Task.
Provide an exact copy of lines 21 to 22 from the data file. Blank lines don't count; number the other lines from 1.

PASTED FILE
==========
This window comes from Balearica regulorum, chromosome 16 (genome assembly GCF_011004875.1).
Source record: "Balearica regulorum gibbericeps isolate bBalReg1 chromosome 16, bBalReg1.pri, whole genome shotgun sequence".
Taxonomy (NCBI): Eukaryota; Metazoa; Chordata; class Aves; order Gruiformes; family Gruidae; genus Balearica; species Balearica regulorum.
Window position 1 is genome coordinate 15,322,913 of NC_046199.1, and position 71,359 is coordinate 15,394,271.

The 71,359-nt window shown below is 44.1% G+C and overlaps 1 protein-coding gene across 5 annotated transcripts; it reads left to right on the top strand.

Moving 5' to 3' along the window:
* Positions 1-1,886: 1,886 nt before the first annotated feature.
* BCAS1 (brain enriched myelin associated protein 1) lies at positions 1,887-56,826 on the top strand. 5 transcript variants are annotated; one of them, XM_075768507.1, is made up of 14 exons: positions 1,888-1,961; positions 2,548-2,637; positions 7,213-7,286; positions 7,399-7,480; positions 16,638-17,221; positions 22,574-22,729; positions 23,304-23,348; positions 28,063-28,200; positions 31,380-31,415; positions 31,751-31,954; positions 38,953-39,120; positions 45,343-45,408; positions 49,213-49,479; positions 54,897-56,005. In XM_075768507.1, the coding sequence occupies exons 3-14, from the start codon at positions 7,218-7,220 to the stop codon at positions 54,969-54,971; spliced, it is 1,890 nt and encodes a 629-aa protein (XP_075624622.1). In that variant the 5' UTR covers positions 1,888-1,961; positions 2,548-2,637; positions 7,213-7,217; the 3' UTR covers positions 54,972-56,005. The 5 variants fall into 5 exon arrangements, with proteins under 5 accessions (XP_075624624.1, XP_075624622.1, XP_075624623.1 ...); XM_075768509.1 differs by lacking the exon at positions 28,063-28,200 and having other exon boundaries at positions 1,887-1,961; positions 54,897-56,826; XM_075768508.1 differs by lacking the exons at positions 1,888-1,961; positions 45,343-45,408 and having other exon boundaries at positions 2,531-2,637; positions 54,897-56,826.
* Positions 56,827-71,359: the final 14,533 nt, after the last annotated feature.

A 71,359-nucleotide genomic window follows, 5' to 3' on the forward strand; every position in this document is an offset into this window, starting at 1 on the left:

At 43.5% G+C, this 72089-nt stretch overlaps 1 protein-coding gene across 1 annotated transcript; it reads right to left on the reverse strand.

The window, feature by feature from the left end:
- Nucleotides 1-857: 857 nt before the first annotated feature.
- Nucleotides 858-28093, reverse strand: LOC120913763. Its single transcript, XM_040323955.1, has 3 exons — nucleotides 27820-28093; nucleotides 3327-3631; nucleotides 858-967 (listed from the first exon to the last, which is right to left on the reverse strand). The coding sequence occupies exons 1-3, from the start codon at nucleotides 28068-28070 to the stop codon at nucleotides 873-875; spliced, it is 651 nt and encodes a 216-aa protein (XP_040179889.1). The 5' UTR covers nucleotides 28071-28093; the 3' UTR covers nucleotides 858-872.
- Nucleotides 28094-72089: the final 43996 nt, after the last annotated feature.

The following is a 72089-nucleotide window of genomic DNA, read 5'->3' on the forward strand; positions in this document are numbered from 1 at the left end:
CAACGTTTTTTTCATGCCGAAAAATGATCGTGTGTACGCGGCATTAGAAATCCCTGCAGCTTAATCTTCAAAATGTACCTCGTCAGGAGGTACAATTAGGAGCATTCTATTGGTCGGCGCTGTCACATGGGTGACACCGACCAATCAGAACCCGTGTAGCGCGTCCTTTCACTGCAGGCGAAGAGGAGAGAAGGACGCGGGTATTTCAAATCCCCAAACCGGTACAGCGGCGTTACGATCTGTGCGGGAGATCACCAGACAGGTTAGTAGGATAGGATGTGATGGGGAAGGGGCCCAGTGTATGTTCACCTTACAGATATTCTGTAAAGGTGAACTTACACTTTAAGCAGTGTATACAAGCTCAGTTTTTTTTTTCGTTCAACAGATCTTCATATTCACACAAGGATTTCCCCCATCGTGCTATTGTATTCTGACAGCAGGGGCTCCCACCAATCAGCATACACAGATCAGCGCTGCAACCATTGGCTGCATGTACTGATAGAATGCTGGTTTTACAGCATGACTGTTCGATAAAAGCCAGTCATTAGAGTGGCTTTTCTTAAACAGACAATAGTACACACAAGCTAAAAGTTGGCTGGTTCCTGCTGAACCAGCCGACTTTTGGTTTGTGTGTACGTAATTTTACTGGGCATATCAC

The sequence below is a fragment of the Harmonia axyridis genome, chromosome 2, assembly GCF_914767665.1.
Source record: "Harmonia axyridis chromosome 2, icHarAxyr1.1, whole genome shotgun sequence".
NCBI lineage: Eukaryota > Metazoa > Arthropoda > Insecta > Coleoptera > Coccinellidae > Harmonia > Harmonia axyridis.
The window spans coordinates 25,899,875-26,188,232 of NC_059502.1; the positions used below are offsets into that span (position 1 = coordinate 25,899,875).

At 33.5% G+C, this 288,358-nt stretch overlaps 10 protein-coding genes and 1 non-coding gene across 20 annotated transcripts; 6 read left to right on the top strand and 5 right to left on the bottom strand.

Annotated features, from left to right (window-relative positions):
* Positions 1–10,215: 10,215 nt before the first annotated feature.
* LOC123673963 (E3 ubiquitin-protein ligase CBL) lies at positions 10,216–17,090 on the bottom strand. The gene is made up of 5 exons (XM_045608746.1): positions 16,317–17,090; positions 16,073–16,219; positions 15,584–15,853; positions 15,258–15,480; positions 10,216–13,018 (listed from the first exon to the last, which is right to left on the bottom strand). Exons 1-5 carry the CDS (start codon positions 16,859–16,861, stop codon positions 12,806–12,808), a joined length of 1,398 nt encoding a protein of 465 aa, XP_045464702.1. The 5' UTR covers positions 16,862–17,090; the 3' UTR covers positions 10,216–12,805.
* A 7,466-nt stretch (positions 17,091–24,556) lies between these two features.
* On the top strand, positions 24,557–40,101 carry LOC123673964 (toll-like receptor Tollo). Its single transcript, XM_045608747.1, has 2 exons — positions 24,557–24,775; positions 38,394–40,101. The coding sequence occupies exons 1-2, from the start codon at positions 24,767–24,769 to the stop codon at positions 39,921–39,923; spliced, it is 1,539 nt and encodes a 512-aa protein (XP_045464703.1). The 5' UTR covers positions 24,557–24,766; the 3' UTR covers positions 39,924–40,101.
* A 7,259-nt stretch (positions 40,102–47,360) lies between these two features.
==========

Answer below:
The window spans coordinates 25,899,875-26,188,232 of NC_059502.1; the positions used below are offsets into that span (position 1 = coordinate 25,899,875).

At 33.5% G+C, this 288,358-nt stretch overlaps 10 protein-coding genes and 1 non-coding gene across 20 annotated transcripts; 6 read left to right on the top strand and 5 right to left on the bottom strand.